Anyway, as the year passed, I dropped a couple of the notes on my blog and holy poop-on-a-stick was the response overwhelmingly kind. People laughed, cried, and spread the words around, telling their friends, “Hey, you need to check this out.”

“So,” you might be wondering, “why not just post them all on your blog? Why turn them into a book?”

Because college is expensive, and I don’t have it in me to “Tiger Mom” you to death so you can get a great scholarship (and have no friends or life along the way). Also, to quote The Joker in one of my favorite movies, “If you’re good at something, never do it for free.”  (Daddy has odd idols) For all of the above reasons, and the fact that I flat-out enjoy writing letters to you, this book came into existence.

Also, I’m not ashamed or embarrassed by anything in here. The letters are personal, but they’re not sensitive. Plus, given my ability to act the fool in public, I’m sure by the time you do read these you will have a thick enough skin to avoid being scarlet-cheeked by anything I’ve shared.

(Your teenage years will most likely play a great role in this “toughening up.” Teenagers are already sensitive; having a comedian for a father will probably lead you to eye damage from all the rolling you’ll be doing as I embarrass you. But, at the end of it all, you’ll come out all the stronger for it. Promise.)

With any luck, the pages that follow will help give you insight into what life was like in one of your earliest years.

I hope you enjoy it.



The book It’s OK to Talk to Animals, and Other Letters from Dad will be available online at both and Barnes& in October.


You can read sample letters here, and here.

(Several other letters are peppered throughout my blog; feel free to go searching for them.

Book cover designed by Lydia Fine.

Picture by Dreamday Photography.



Sunshine Saved My Life

10416609_751737838201393_2876214994543462887_n“Sometimes I feel like, I’m so uninvited, like something so out of touch. They tell me depression runs in the family, well that doesn’t help me much.”  ~Todd Snider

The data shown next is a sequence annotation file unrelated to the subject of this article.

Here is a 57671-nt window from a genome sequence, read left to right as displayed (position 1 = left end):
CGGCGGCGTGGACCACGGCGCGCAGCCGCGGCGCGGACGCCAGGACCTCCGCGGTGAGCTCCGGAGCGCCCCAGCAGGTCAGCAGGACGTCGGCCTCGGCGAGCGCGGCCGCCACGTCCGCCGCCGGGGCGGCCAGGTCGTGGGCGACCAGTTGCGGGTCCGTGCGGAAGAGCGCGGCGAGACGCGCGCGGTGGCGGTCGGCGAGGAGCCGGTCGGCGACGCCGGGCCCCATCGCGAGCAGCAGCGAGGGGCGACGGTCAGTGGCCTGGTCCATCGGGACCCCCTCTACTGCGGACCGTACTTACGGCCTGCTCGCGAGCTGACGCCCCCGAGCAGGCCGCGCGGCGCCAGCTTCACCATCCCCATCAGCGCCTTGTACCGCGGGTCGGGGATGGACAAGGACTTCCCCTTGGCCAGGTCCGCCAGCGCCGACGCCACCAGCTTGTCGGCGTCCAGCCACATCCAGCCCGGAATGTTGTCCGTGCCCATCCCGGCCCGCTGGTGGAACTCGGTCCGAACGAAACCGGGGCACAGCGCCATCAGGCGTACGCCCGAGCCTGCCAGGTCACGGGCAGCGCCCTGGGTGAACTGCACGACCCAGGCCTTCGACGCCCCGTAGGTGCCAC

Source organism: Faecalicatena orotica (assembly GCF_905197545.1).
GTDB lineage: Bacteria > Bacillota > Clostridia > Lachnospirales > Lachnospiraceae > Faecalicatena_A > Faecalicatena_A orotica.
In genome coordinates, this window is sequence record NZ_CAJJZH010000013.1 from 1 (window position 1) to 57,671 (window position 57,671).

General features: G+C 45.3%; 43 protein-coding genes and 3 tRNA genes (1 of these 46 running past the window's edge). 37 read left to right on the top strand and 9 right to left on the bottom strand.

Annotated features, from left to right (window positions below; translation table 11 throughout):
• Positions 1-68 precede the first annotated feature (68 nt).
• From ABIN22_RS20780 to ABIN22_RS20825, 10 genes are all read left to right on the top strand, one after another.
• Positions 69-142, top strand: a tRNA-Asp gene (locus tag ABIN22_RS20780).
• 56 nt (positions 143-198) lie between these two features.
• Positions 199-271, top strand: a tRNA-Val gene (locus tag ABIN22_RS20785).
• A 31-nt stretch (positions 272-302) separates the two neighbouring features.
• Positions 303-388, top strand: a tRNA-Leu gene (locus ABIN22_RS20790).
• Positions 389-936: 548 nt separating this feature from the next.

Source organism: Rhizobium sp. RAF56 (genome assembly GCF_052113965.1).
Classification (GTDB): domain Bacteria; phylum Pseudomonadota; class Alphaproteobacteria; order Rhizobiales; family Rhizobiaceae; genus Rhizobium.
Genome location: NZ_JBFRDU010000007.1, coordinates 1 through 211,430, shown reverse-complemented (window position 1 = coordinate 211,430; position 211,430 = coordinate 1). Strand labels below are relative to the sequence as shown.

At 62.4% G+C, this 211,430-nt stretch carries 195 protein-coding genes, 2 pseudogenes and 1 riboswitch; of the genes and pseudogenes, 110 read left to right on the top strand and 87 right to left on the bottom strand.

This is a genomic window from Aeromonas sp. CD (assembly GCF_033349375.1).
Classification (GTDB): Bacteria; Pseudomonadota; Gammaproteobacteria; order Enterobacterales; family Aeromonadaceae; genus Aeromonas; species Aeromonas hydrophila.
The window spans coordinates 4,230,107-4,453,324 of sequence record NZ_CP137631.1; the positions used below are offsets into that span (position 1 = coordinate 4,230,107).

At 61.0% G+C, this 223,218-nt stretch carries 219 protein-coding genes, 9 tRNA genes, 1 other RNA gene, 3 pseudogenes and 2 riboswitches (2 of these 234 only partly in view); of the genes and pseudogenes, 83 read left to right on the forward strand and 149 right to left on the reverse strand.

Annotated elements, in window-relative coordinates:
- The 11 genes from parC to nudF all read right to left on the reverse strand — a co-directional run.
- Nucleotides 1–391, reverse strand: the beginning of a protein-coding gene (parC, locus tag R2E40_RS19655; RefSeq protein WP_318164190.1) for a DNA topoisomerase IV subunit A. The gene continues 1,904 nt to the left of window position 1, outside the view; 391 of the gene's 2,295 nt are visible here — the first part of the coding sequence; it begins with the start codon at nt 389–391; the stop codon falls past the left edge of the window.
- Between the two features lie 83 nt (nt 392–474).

My wife likes to joke that I have no soul, because I don’t cry. She, for the record, weeps at the drop of a hat: during movies, a commercial, while reading… She even cried at the birth of both our children, and seriously, who does that?

(What, everyone does? My bad.)

The Mrs. is quite in tune with her sad side, because she suffers from clinical depression. She was diagnosed and placed on medication at age twenty, and it changed her world. For the first time since childhood, evil thoughts weren’t pounding away at her constantly, making her feel worthless, or that her life had no value.

I’ve never been diagnosed as manic-depressive, but it’s heavily prevalent on my father’s side of the family, and I have had plenty of damaging thoughts about my self-worth.

I have also been right on the cusp of suicide.

My story is no secret, and it is neither original nor special. I moved a lot as a child, and my parents had an unhappy marriage. Combine those two and you have a kid who thought friendships don’t last and love isn’t real. I swam inside the idea I would never have friends, or be loved. Once beliefs like that are ingrained in your cellular structure, they live with you for decades. You can combat the feelings using positive influences such as therapy or medication, or self-medicate using drugs, alcohol, or, my method of choice: comedy.

(Everyone knows you don’t become a comedian when everything is right inside your noggin.)

Again, this was wasn’t an original reaction to what I felt; most comics worth their weight in salt have something hidden inside that pushes them to the spotlight. Personally, comedy was both a weapon and a shield. It became an armament that gave me distance from the world—think Pink Floyd’s The Wall—and was a weapon used to attack when feeling defensive.

(Which, to someone depressed, is quite often.)

Like any drug, you eventually build up an immunity to it. For a while, the glory of a great show sits with you and carries you through the dark hours. But after a while, it’s not enough. As a comedian, you go from being on stage in front of two hundred people, basking in the glory of their laughter…

…to alone in your hotel room, the thoughts of worthlessness screaming at you at the top of their lungs.

So, when your main drug fails, you compound it with others; the alone gets shut out using women, alcohol, pot, and whatever you can get your hands on.

My drugs during bouts of depression were music, and anger. Music, because there were songs I could relate to and not feel so alone in the world. No matter what I was going through, I could tether to an artist and understand I was neither unique nor special. They knew what I was going through, which mattered to me. Anger, because when I was at my wit’s end and absolutely ready to end it all, the overwhelming desire to say “Fuck you!” to whatever power may be out there (God) would carry me through. Sadness happens, so buck up and deal with it ya pansy. Every fiber of my body would be telling me to do it, just exit this world to escape the pain, but suicide seemed like losing. And I hate losing.